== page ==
Despite being born in the same year and only about 130 kilometres (81 mi) apart, Bach and Handel never met. In 1719 Bach made the 35-kilometre (22 mi) journey from Köthen to Halle with the intention of meeting Handel, however Handel had recently departed the city. In 1730, Bach’s son Friedmann travelled to Halle to invite Handel to visit the Bach family in Leipzig, but the visit did not come to pass.
On 7 July 1720, while Bach was abroad with Prince Leopold, Bach’s first wife suddenly died. The following year, he met Anna Magdalena Wilcke, a young, highly gifted soprano 17 years his junior, who performed at the court in Köthen; they married on 3 December 1721. Together they had 13 more children, six of whom survived into adulthood: Gottfried Heinrich, Johann Christoph Friedrich, and Johann Christian, all of whom became significant musicians; Elisabeth Juliane Friederica (1726–81), who married Bach’s pupil Johann Christoph Altnickol; Johanna Carolina (1737–81); and Regina Susanna (1742–1809).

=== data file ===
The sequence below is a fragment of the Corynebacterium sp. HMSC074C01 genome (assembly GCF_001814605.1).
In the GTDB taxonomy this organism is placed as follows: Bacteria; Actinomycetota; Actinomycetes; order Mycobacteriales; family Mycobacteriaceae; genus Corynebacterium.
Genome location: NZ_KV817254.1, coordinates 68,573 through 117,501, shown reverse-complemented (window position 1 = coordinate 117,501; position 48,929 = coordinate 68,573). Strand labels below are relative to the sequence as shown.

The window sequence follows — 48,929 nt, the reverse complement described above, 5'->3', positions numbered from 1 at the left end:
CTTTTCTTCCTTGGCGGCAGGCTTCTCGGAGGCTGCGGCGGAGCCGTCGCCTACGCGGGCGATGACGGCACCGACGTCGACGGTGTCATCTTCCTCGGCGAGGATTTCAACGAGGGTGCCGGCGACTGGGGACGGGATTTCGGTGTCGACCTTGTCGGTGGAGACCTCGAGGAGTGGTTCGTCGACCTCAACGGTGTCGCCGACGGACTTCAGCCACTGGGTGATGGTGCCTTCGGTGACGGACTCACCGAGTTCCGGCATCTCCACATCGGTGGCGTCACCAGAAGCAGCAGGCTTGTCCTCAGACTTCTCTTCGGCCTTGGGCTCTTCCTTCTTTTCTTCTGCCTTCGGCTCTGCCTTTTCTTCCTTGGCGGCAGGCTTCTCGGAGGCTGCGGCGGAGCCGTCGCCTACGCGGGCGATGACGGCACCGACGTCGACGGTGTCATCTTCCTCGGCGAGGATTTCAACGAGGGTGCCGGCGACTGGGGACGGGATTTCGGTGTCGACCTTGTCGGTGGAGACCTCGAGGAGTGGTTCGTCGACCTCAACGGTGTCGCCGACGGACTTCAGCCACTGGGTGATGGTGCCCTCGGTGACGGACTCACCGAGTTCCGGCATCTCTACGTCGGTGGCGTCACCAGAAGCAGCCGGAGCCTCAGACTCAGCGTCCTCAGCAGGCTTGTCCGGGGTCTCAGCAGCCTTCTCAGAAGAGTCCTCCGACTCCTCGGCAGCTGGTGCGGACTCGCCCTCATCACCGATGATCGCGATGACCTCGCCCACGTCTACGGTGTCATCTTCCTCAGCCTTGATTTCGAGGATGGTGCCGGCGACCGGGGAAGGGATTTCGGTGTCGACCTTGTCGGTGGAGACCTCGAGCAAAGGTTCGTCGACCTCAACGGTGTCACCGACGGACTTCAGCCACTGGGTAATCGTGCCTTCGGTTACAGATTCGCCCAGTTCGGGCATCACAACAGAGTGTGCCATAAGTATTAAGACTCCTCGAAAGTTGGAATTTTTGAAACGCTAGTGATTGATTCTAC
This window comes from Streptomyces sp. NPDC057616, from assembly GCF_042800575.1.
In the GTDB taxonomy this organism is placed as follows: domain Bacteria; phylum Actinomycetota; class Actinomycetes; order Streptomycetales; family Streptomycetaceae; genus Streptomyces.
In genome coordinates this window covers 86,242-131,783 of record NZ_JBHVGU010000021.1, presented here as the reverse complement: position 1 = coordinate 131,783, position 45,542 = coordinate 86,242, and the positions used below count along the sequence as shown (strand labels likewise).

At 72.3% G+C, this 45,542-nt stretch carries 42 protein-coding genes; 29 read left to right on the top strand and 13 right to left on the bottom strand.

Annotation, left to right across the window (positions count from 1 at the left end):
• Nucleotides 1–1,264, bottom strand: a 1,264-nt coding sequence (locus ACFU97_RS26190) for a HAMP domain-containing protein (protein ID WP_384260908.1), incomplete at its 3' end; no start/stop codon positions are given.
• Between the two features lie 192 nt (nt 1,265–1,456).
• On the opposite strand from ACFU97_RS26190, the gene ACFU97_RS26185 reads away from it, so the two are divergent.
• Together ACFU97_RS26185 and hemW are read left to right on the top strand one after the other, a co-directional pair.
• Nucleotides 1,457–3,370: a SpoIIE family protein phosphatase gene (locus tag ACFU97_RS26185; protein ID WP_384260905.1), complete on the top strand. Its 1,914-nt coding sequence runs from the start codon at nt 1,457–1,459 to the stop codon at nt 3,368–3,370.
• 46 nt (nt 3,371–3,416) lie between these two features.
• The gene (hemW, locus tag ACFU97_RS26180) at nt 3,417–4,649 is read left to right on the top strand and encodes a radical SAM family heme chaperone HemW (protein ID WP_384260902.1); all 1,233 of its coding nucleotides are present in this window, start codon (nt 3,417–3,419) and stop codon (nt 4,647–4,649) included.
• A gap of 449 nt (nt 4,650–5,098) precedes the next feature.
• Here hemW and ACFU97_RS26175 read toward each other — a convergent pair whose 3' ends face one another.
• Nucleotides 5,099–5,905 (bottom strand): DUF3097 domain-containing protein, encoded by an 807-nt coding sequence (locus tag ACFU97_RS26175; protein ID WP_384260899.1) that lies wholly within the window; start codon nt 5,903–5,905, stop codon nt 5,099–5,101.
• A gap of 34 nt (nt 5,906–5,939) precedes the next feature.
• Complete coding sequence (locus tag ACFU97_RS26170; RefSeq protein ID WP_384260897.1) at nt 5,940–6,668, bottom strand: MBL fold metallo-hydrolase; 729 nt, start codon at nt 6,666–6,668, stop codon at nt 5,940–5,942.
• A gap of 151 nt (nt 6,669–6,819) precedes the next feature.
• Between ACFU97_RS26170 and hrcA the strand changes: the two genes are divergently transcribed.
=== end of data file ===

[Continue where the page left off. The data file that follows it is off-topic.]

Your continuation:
In 1723, Bach was appointed Cantor of the Thomasschule at the Thomaskirche in Leipzig, and Director of Music in the principal churches in the town, namely the Nikolaikirche and the Paulinerkirche, the church of the University of Leipzig. This was a prestigious post in the mercantile city in the Electorate of Saxony, which he held for 27 years until his death. It brought him into contact with the political machinations of his employer, Leipzig’s city council.